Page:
Archives: Getting to the Cashews

My good friend Jeff Mann, the true Yard Ramp Guy, has asked me to revisit some of my original posts. This week in my From the Archives series: Some nutty blog entry.

That's me, looking for cashews.

Anyone who's worked in shipping—or anyone who has ever opened a jar of mixed nuts—has experienced the same thing, over and over again: When you're moving a jumble of little stuff, the big items (or Brazil nuts) always end up at the top.

At first glance, it seems simple enough: the smaller stuff can just fit down into the holes between everything else. Problem solved. Except...if that were true, then the small stuff would be at the bottom but the big stuff would still be scattered all the way through.

Well, what about density? If the big items are just less dense, they'd pop right to the top, yes? Well, sometimes, though much denser large objects also tend to rise to the top. It's only the items with a slightly different-than-normal density that remain scattered throughout.

In order to understand this, we need to view it a bit differently. Let’s approach it in terms of convection. In a liquid, temperature and pressure differentials can create convection currents that move particles around in huge looping patterns. If you treat the mixed nuts as a fluid, convection actually starts to accurately model what's going on. (Scientists call it granular convection.)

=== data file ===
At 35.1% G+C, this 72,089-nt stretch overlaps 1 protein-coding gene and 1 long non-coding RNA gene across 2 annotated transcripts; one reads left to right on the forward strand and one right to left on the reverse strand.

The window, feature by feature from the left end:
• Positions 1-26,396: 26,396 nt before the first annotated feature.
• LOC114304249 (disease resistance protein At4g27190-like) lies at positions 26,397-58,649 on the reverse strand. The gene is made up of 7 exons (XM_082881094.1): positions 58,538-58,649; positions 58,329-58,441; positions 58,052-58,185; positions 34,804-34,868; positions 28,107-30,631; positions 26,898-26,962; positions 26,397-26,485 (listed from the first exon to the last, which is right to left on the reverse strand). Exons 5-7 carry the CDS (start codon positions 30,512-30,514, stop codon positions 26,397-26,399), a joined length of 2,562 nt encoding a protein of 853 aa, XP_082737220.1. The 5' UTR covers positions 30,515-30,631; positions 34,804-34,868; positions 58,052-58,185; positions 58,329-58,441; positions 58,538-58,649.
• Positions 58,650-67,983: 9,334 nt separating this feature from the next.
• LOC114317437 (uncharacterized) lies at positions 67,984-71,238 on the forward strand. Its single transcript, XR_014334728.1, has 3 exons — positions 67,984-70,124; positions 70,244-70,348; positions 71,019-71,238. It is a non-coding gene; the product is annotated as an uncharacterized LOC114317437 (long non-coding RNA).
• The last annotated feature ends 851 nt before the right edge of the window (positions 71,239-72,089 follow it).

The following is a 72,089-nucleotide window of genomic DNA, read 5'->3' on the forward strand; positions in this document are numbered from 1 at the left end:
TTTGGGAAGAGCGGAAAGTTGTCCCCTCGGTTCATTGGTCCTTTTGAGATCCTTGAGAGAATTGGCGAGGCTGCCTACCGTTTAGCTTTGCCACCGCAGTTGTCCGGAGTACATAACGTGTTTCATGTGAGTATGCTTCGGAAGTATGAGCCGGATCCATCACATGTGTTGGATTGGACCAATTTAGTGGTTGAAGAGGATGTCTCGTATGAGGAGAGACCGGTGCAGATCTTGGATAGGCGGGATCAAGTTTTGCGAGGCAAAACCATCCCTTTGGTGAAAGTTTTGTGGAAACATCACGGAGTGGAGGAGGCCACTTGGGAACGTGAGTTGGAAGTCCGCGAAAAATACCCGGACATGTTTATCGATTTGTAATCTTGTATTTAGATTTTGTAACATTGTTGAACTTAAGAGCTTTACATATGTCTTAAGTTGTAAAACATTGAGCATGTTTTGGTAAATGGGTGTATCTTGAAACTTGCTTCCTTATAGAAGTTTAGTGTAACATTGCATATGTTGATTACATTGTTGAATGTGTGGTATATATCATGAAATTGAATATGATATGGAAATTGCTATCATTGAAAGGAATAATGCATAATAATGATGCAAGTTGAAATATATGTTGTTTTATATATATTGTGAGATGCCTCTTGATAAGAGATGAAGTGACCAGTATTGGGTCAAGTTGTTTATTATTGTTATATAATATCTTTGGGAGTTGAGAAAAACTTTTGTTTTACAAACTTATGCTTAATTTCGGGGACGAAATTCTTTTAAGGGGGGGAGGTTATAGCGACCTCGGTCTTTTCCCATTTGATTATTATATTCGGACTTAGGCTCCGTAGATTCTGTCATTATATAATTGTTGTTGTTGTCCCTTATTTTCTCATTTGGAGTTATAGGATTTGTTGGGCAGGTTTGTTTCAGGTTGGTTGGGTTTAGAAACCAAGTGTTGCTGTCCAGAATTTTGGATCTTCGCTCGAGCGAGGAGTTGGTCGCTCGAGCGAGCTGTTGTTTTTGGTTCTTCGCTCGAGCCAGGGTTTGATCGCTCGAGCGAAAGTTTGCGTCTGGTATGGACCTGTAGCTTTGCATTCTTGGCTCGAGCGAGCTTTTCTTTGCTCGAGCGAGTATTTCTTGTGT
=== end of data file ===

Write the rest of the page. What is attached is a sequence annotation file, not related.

As it turns out, both of our previous ideas were almost right. As we move the box around and shake its contents, we force the particles in the middle upward in a current. The particles on the sides then fall into the gaps left by the rising particles in the center. Which is where our first idea comes into play: the smaller particles can fit down into the new gaps more easily, leaving the biggest ones on top.

Found 'em.

We still have the density issue confusing things, though. And this we can't solve quite as easily. We know what happens, and we have an idea how it happens (weirdly enough, density doesn't particularly affect granular convection on this scale if the mixture is in a vacuum), but we still haven't put our fingers on all the whys.

One thing is for sure, though: Cashews are definitely the best. You'd have to be a fool to think otherwise. (Well, the almonds can stay, too.) Brazil nuts and all the rest are just something you have to endure for the sake of the cashews.

The Yard Ramp Guy Blog: Industrial Juggling

This week, my friend The Yard Ramp Guy describes delivering ramps in seven states. At the same time.